"The purpose of the FDCPA is to eliminate abusive debt collection practices by debt collectors, ... and debt collectors are liable for failure to comply with any provision of the Act." Dunham v. Portfolio Recovery Assocs., LLC, 663 F.3d 997, 1000 (8th Cir. 2011). Section 1692d of the FDCPA provides that "a debt collector may not engage in any conduct the natural consequence of which is to harass, oppress, or abuse any person in connection with the collection of any debt." Section 1692e(5) provides that a debt collector may not threaten "to take any action that cannot legally be taken or that is not intended to be taken." The Act's prohibitions apply to collection efforts through litigation but also seek to preserve the judicial remedies of creditors. Hemmingsen v. Messerli & Kramer, P.A., 674 F.3d 814, 818 (8th Cir. 2012).

The Court believes that LVNV's reliance on Harvey v. Great Seneca Financial Corp., 453 F.3d 324 (6th Cir. 2006), is unavailing. In Harvey, the plaintiff alleged that the defendants filed suit "without having on hand at the time of filing the means to prove the complaint." Id. at 327-28. The Sixth Circuit held that the filing of a debt-collection suit without having immediate means of proving the debt did not constitute a deceptive practice under FDCPA. Id. at 332. Here, Plaintiff's allegations, taken as true, are that LVNV knew it had no evidence with which to establish its claim, and further, lacked the intention to do so. The Court will follow those courts that have found that allegations like Plaintiff's do state a FDCPA claim. See Hinten v. Midland Funding, LLC, No. 2:13 CV 54 DDN, 2013 WL 5739035, at *7-10 (E.D. Mo. 2013) (distinguishing Harvey ); Prince v. LVNV Funding, LLC, No. 2:13-CV-462-WKW, 2014 WL 3361912, at *7-9 (M.D. Ala. July 9, 2014) (collecting cases); Samuels v. Midland Funding, LLC, 921 F.Supp.2d 1321, 1330 (S.D. Ala. 2013); Kuria v. Palisades Acquisition XVI, LLC, 752 F.Supp.2d 1293 (N.D.Ga. 2010). It may be that LVNV will prevail on Plaintiff's FDCPA claims on summary judgment, but the Court concludes that the motion to dismiss these claims must be denied.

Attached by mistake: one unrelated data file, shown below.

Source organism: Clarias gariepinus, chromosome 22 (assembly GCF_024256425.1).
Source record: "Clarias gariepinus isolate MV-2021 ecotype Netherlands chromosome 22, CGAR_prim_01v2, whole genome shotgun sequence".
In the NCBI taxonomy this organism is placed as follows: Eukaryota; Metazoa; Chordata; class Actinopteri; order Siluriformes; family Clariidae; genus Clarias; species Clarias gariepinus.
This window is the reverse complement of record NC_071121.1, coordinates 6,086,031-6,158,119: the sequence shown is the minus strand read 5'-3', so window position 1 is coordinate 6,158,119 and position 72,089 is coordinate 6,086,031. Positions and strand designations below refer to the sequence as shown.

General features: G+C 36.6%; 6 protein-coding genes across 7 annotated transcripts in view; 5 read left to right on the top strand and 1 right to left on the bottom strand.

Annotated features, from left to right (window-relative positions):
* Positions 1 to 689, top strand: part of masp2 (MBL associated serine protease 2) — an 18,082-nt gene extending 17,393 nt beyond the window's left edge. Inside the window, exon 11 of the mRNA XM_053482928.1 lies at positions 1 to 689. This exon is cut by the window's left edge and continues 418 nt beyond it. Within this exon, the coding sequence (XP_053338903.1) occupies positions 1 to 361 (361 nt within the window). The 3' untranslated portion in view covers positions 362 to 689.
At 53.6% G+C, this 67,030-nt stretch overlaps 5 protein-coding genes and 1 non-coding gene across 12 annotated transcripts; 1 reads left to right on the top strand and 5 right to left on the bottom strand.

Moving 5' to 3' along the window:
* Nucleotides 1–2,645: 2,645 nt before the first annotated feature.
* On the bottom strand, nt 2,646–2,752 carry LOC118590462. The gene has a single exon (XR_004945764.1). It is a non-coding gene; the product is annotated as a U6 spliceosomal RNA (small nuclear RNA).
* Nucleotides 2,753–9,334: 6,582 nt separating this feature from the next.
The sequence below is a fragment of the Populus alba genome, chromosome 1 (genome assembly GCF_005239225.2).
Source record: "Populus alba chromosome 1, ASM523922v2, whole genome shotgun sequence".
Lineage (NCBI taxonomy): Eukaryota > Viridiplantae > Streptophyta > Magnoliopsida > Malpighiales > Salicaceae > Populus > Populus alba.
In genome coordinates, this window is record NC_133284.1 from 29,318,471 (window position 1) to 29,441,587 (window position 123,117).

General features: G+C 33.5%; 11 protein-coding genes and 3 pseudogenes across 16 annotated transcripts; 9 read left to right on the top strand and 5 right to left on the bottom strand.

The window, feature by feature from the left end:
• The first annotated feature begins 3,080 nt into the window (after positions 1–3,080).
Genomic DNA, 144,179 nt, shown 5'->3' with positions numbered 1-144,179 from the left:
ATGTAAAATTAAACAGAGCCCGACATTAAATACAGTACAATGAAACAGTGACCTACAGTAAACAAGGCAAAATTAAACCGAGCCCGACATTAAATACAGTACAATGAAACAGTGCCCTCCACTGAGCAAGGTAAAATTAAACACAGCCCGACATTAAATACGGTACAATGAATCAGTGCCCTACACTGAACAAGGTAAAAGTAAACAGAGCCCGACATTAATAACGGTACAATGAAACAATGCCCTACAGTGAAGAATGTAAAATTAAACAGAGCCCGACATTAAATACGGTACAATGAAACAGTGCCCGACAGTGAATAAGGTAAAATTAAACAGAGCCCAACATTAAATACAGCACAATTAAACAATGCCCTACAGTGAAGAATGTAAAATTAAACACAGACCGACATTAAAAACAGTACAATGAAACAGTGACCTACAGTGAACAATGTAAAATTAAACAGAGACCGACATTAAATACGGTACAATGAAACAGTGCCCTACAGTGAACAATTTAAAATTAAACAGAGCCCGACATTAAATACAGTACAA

The Court concludes, however, that taking the allegations in the amended complaint as true, Plaintiff has failed to state a claim for abuse of process under Missouri law. For such a claim, a plaintiff must establish that "(1) the present defendant made an illegal, improper, perverted use of process, a use neither warranted nor authorized by the process; (2) the defendant had an improper purpose in exercising such illegal, perverted or improper use of process; and (3) damage resulted." Ritterbusch v. Holt, 789 S.W.2d 491, 493 (Mo. 1990). "[T]he objectives of obtaining a default judgment or inducing a settlement are not outside the regular purview of process, " thus Plaintiff has not stated a claim for abuse of process. See Hinton, 2013 WL 5739035, at *10.



IT IS HEREBY ORDERED that Defendant LVNV Funding, LLC's motion to dismiss for failure to state a claim is DENIED with respect to Plaintiff's FDCPA claims and GRANTED with respect to Plaintiff's ...